February 12, 2014 at 9:35 am

Tigers spring training

New gear expected to help Tigers catcher Alex Avila all around in 2014

Tigers' Alex Avila
Tigers' Alex Avila: Tigers catcher talks about his goals for the 2014 season.

Lakeland, Fla. — First place is easy. Miguel Cabrera always wins. And he was best in show during last season’s second half, when, despite a groin that needed an anesthetic, he still led all Tigers hitters with an OPS (on-base plus slugging percentage) of .975.

Where the typical Tigers trivia player stands to make a shekel or two is in guessing the 2013 runner-up to Cabrera in a statistic that best explains offensive prowess.

Those who picked Alex Avila, with his second-half OPS of .876, take a bow. The question, which Avila was inclined to discuss during a Tuesday conversation outside the Tigers clubhouse at Marchant Stadium, is why it took him half a season to get his bat in gear.

Why did he have such issues ahead of July? Why, in fact, had he been off-key at the plate since his 2011 All-Star season, when he hit for an entire season as he hit during the final three months of 2013?

Avila smiled, wearily, as he sat at a black metal picnic table following a morning workout ahead of Friday’s first official spring drills for the 2014 Tigers.

“What I’m working for is more of a complete season,” he said, explaining that those early months from 2013, when he was a mess at the plate, were a product of so many things.

He had too much weight on his back side, which was a result of earlier knee problems. He was taking pitches he should hit and swinging at pitches he should have taken. He was trying to be aggressive. He was trying to use good judgment.

He was in knots. That is, until his stance and his thoughts became simpler, which set in motion better numbers in his final 44 games: .303 batting average, .376 on-base percentage, with a Cabrera-vicinity .500 slugging percentage.

“The biggest difference later in the season is that I tried not to worry about my mechanics and my swing,” said Avila, who in his 2011 All-Star season had an .895 OPS, with .295/.389/.506 splits. “I just concentrated on swinging at good pitches.

“I don’t know what the numbers will be (in 2014), but what I want is to be consistent from Opening Day through the end of the season.”

It would help if he were healthy. Knee tendinitis, chronic and miserable, first surfaced in the 2011 season. The past two years, Avila has become a demolition target for fouled pitches that have attacked him like drone missiles. Making matters worse, hitters on their follow-through have occasionally bludgeoned him with their bats.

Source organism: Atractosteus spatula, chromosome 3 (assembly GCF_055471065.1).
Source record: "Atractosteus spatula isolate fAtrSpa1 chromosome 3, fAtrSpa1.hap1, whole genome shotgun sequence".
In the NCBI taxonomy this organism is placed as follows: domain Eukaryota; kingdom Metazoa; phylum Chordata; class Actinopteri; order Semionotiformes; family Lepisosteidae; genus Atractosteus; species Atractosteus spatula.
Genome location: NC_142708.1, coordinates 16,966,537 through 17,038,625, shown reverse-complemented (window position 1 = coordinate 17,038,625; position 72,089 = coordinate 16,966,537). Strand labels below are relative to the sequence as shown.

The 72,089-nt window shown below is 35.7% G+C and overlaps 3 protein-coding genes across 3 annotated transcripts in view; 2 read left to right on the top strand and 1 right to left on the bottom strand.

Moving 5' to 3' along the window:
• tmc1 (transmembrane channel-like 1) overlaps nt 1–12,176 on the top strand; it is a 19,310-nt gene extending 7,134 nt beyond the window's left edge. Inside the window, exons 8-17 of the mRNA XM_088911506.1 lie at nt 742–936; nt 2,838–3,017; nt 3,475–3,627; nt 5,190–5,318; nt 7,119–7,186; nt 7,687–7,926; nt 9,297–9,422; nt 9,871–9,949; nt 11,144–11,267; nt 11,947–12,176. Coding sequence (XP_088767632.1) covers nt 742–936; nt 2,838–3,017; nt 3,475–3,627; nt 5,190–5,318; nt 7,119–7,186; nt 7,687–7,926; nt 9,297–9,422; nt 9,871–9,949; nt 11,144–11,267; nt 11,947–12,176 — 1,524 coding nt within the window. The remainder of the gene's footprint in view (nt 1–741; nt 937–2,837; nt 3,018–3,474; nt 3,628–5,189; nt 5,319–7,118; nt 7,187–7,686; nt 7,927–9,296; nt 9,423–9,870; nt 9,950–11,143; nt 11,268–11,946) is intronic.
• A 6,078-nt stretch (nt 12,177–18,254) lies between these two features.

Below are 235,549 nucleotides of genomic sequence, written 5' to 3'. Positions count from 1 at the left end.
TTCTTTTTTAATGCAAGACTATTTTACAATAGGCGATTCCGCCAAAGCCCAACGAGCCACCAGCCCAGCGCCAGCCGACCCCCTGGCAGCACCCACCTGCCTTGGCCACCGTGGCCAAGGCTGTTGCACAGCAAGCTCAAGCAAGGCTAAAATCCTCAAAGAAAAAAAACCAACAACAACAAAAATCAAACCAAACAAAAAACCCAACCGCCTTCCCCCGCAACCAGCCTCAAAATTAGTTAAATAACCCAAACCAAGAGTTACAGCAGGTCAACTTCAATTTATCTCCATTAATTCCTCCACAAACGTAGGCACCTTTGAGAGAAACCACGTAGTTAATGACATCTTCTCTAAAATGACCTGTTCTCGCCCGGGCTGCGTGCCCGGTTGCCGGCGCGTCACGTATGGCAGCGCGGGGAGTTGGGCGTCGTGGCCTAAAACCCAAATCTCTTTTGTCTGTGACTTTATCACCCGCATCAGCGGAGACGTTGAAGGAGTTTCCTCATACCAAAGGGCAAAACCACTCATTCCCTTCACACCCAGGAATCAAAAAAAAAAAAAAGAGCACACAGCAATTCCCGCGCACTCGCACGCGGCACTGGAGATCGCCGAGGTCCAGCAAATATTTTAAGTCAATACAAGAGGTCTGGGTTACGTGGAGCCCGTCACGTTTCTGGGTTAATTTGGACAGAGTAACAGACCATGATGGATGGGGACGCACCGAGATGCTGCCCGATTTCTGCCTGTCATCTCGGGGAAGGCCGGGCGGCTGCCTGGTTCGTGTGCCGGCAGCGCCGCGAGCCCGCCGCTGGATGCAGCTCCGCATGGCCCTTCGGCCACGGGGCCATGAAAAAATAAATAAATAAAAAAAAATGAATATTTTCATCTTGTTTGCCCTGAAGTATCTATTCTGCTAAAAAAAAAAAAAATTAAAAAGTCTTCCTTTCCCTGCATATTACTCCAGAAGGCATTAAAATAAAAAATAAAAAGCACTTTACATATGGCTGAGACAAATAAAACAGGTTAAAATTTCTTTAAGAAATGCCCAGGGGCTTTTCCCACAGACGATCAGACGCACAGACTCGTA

Concussions have occurred. Games have been lost. But the battering might have ceased because of the heavier mask and hard-plastic helmet Avila began wearing last summer.

“It took some getting used to,” Avila said of his new armor, “but it seemed to work fine.”

Avila’s piñata-like talent for taking whacks, especially from foul tips, has long been considered unique. Jim Leyland, the former Tigers manager, agreed Avila was in a class by himself. Leyland had no answer, nor does Avila, except for thoughts that Tigers pitchers, with their bedeviling high-speed serves, can create an inordinate number of foul balls.

But the obsession with Avila’s bruises can smother a greater truth about a man two weeks past his 27th birthday: He is regarded as one of the best “frame” catchers in the big leagues, finishing first in research done last season by BaseballAnalytics.org.

Framing a pitch — or “presenting it,” as Avila prefers — is one of baseball’s art forms. It is about catching a baseball with such deftness that a pitch slightly out of the strike zone can appear to the umpire as a strike.

It is about receiving the ball sufficiently in front of a catcher’s body, with the right amount of body sway, to create an illusion that a pitch slightly off-target is, optically, a strike.

“When I began catching, that was the toughest thing to learn,” said Avila, who never caught until he was a University of Alabama junior. “But I knew that it was something most pitchers would take notice of and that they would enjoy pitching to me if I became good at it.

“I’m not gonna lie. If you have a guy 1-and-2 and he makes a heck of a pitch and you stick it (frame it) perfectly, it’s a nice feeling.”

It beats what a battered catcher has too often felt during his black-and-blue seasons in Detroit. At bat, and with his burly new mask, Avila is counting on a more comfortable 2014.



Tigers catcher Alex Avila chats with the media Tuesday in Lakeland, Fla. / Elizabeth Conley / Detroit News